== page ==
Despite the sell-off since last year’s IPO, it’s worth noting that this seems an exceptionally attractive business.
Historical performance has been impressive:
source: Sportradar F-1
In 2021, revenue increased 39%, and 34% pro forma for the acquisition of Atrium Sports. The company is guiding for 24% to 27% growth in 2022; that figure was actually raised five-plus percentage points after the second quarter.
There seems plenty of room for top-line growth to continue. Data has underpinned revenue performance to this point — and should only become more valuable going forward. Better collection and lower latency (the time it takes to transmit data) open the opportunity for new types of in-play betting and improved media coverage. Per the Q2 call, in the wake of recently extended deals (notably with the NBA), Sportradar is in talks with major customers for a value-based pricing model, which suggests higher revenue and margins.
Of course, the American market is an enormous opportunity. The U.S. accounted for 16% of revenue in the first half of this year, up from just 7% two years earlier and 10%-plus in 2021. In its F-1, Sportradar cited estimates that the market could reach $23 billion in revenue at maturity, against just $1 billion in 2019. The agreements with the NBA (which actually generates greater handle than the more popular NFL) and NHL add value to data in the market. (Handle is simply the amount of money wagered by bettors).
In-play betting is another potential catalyst. After Q2, Sportradar said it had about 70% market share in U.S. live betting. But live penetration in the U.S. is only about one-third of bets, against 70% to 80% in the more mature European market. The programmatic ads business is focusing on the U.S. to begin with, and as noted posting strong growth.
But it’s the move beyond data that makes the mid- to long-term story particularly intriguing. Already, Sportradar is a player in the outsourced side of the business. Managed Betting Services (MBS) revenue neared one-third of total revenue in the first half of this year, and grew 58% year-over-year. Founder and CEO Carsten Koerl said after Q2 that the transaction volume makes Sportradar one of the five biggest bookmakers in the world.
And notably, per the Q1 call, the take rate in MBS is much higher: about 5% to 7% of handle against ~2% for data. For now, MBS revenues are largely coming from smaller sportsbooks; for larger books, revenues come largely from niche sports. But there are some hopes that Sportradar’s trove of data can improve its operations to the point that it can move up the ladder to larger operators with insourced trading operations.
There’s a solid moat here as well. The data side of the business largely is a duopoly between Sportradar and Genius Sports GENI 0.00 . Between rights agreements with leagues, the infrastructure required (Sportradar still requires data journalists to attend games) and the value of historical data, barriers to entry remain high.
All told, the bull case for the Sportradar business seems relatively easy to make.
The Bear Case
To be fair, the same is true for the bear case.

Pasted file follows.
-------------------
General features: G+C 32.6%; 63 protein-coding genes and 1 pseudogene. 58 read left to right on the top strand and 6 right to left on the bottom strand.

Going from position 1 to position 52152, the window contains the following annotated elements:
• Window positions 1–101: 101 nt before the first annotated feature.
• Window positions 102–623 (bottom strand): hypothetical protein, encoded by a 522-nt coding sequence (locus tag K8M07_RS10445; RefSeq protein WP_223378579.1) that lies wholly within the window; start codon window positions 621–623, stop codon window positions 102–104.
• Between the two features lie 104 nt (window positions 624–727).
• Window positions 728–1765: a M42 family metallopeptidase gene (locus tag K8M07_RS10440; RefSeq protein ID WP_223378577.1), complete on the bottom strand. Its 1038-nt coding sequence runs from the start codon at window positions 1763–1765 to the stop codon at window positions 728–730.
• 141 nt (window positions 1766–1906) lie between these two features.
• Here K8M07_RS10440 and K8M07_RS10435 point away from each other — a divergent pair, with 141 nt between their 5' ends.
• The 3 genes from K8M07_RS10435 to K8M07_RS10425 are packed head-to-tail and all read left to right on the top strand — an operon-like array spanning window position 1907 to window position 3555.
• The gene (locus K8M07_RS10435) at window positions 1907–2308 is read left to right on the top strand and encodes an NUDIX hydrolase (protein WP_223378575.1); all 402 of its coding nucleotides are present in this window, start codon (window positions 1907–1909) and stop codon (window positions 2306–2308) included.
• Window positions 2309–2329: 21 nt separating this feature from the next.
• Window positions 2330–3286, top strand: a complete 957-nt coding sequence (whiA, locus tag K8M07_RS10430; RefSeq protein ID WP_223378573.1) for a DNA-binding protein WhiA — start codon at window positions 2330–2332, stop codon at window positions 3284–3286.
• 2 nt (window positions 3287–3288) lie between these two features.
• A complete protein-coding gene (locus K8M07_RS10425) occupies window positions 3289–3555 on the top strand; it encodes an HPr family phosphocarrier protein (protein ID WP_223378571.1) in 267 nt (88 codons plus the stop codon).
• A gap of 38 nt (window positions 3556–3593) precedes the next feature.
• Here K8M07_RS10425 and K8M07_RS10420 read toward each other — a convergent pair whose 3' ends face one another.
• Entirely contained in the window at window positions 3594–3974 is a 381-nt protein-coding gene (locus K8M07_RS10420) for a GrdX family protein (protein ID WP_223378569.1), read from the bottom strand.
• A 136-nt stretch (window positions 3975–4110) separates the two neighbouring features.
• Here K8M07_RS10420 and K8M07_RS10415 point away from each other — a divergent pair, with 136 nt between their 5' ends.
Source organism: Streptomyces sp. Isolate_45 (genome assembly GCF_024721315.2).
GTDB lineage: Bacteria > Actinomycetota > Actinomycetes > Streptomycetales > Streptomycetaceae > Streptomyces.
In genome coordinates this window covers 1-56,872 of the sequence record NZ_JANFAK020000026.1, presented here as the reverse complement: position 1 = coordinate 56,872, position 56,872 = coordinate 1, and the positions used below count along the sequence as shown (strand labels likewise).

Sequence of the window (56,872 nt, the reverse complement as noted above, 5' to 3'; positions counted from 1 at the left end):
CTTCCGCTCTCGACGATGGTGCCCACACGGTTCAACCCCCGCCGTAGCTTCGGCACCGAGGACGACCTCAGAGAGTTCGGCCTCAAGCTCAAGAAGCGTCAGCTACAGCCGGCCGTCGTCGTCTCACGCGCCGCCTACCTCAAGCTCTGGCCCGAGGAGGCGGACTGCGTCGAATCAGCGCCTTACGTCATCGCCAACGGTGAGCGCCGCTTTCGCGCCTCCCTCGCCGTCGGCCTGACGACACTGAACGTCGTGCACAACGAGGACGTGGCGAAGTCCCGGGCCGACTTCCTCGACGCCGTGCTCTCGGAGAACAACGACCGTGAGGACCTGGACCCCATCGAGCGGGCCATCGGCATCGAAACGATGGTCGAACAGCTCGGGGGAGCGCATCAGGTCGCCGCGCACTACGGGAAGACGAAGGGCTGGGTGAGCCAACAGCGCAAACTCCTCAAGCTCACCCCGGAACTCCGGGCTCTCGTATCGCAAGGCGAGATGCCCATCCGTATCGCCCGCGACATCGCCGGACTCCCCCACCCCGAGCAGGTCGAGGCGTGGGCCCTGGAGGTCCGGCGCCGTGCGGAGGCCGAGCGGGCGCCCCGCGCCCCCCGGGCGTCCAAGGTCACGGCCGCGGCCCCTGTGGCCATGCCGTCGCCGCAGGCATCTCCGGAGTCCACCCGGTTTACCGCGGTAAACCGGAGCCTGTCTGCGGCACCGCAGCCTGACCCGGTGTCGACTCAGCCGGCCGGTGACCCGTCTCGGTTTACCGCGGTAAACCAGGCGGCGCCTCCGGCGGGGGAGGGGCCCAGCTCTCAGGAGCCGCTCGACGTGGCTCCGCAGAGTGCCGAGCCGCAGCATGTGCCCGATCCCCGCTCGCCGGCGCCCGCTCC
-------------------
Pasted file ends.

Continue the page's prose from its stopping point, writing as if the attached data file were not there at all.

Macroeconomic concerns are a risk. The United Kingdom is the biggest market, at 12% of 2021 revenue.Between Brexit, a debt crisis, and a steady increase in restrictions on gambling advertisements, pressure on handle seems likely. Outside the UK, and potentially even the US, a recession pressure revenue for Sportradar customers, which in turn will hit revenue (and margins) for Sportradar itself given some exposure to revenue-share contracts.
Structurally, the worry is that the business is perhaps not quite as strong as historical financials suggest. One analyst on the Q4 call noted “one of the big bear thesis points”: that the business doesn’t really scale. Again, Sportradar requires data journalists to actually attend games. (The time lapse created by video transmission would make remote collection impracticable.) Most MBS revenue comes from yes/no decisions on submitted tickets; there are some artificial intelligence/machine learning possibilities there, but that business is nowhere near fully automated, nor will it be.
Even the duopoly raises a risk. Genius Sports took the NFL from Sportradar as a client last year. It didn’t necessarily do so by outcompeting its rival. Instead, it gave up 7% of its equity via warrants with an exercise price of a penny, while also paying the league cash on an ongoing basis. When Sportradar extended its NBA deal, it gave up ~3% of its equity, with the NHL getting a similar, if less lucrative agreement.
Instead of the duopoly serving to protect margins, the worry is that competition will compress margins.
Neither argument appears to really hold up, however. On the Q1 call, CEO Koerl argued that the industry was “resilient” during recessions during his 20-plus years in the industry. (Koerl co-founded bwin, which now is part of Entain, in 2001.)
The data appears to bear out his point:
Paddy Power (now part of Flutter Entertainment plc) grew online handle 31% that year. Paddy took market share that year, and online sports betting was still relatively new at the time. More broadly, the gambling industry is somewhat cyclical, but not as cyclical as many think.